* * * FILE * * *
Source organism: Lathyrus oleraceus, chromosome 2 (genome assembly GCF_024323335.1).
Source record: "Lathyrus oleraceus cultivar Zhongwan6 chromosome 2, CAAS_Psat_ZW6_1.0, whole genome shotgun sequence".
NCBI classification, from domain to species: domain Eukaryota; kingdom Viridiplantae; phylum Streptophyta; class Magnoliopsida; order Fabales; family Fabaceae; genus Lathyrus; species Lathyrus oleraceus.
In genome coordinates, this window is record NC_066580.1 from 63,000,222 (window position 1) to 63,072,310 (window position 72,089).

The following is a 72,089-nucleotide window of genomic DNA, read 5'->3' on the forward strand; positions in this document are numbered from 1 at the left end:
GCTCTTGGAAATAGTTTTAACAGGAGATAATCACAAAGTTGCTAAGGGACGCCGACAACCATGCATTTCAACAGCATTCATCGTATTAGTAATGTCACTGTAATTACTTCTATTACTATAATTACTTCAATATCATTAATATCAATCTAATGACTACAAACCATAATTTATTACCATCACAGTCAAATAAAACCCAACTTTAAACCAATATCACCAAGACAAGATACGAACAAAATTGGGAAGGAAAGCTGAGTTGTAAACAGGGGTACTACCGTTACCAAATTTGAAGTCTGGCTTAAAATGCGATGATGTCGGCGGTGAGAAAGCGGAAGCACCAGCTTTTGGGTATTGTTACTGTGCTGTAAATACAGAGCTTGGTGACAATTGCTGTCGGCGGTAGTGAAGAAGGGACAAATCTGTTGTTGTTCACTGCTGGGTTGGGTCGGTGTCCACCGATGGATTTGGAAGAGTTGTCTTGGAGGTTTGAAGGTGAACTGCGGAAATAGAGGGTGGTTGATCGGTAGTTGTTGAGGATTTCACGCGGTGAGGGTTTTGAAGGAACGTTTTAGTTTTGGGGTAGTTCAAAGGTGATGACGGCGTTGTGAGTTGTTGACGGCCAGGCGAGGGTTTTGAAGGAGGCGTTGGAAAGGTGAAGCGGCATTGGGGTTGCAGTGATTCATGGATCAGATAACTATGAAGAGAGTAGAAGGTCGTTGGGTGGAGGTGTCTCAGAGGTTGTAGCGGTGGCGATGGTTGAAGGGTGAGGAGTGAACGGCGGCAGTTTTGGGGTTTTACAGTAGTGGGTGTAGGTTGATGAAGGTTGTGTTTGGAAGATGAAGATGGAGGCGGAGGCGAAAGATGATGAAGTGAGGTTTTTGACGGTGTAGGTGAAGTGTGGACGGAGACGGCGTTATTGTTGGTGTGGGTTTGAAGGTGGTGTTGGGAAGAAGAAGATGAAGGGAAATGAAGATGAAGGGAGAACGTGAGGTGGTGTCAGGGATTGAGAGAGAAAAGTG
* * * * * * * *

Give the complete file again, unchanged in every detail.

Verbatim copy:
Source organism: Lathyrus oleraceus, chromosome 2 (genome assembly GCF_024323335.1).
Source record: "Lathyrus oleraceus cultivar Zhongwan6 chromosome 2, CAAS_Psat_ZW6_1.0, whole genome shotgun sequence".
NCBI classification, from domain to species: domain Eukaryota; kingdom Viridiplantae; phylum Streptophyta; class Magnoliopsida; order Fabales; family Fabaceae; genus Lathyrus; species Lathyrus oleraceus.
In genome coordinates, this window is record NC_066580.1 from 63,000,222 (window position 1) to 63,072,310 (window position 72,089).

The following is a 72,089-nucleotide window of genomic DNA, read 5'->3' on the forward strand; positions in this document are numbered from 1 at the left end:
GCTCTTGGAAATAGTTTTAACAGGAGATAATCACAAAGTTGCTAAGGGACGCCGACAACCATGCATTTCAACAGCATTCATCGTATTAGTAATGTCACTGTAATTACTTCTATTACTATAATTACTTCAATATCATTAATATCAATCTAATGACTACAAACCATAATTTATTACCATCACAGTCAAATAAAACCCAACTTTAAACCAATATCACCAAGACAAGATACGAACAAAATTGGGAAGGAAAGCTGAGTTGTAAACAGGGGTACTACCGTTACCAAATTTGAAGTCTGGCTTAAAATGCGATGATGTCGGCGGTGAGAAAGCGGAAGCACCAGCTTTTGGGTATTGTTACTGTGCTGTAAATACAGAGCTTGGTGACAATTGCTGTCGGCGGTAGTGAAGAAGGGACAAATCTGTTGTTGTTCACTGCTGGGTTGGGTCGGTGTCCACCGATGGATTTGGAAGAGTTGTCTTGGAGGTTTGAAGGTGAACTGCGGAAATAGAGGGTGGTTGATCGGTAGTTGTTGAGGATTTCACGCGGTGAGGGTTTTGAAGGAACGTTTTAGTTTTGGGGTAGTTCAAAGGTGATGACGGCGTTGTGAGTTGTTGACGGCCAGGCGAGGGTTTTGAAGGAGGCGTTGGAAAGGTGAAGCGGCATTGGGGTTGCAGTGATTCATGGATCAGATAACTATGAAGAGAGTAGAAGGTCGTTGGGTGGAGGTGTCTCAGAGGTTGTAGCGGTGGCGATGGTTGAAGGGTGAGGAGTGAACGGCGGCAGTTTTGGGGTTTTACAGTAGTGGGTGTAGGTTGATGAAGGTTGTGTTTGGAAGATGAAGATGGAGGCGGAGGCGAAAGATGATGAAGTGAGGTTTTTGACGGTGTAGGTGAAGTGTGGACGGAGACGGCGTTATTGTTGGTGTGGGTTTGAAGGTGGTGTTGGGAAGAAGAAGATGAAGGGAAATGAAGATGAAGGGAGAACGTGAGGTGGTGTCAGGGATTGAGAGAGAAAAGTG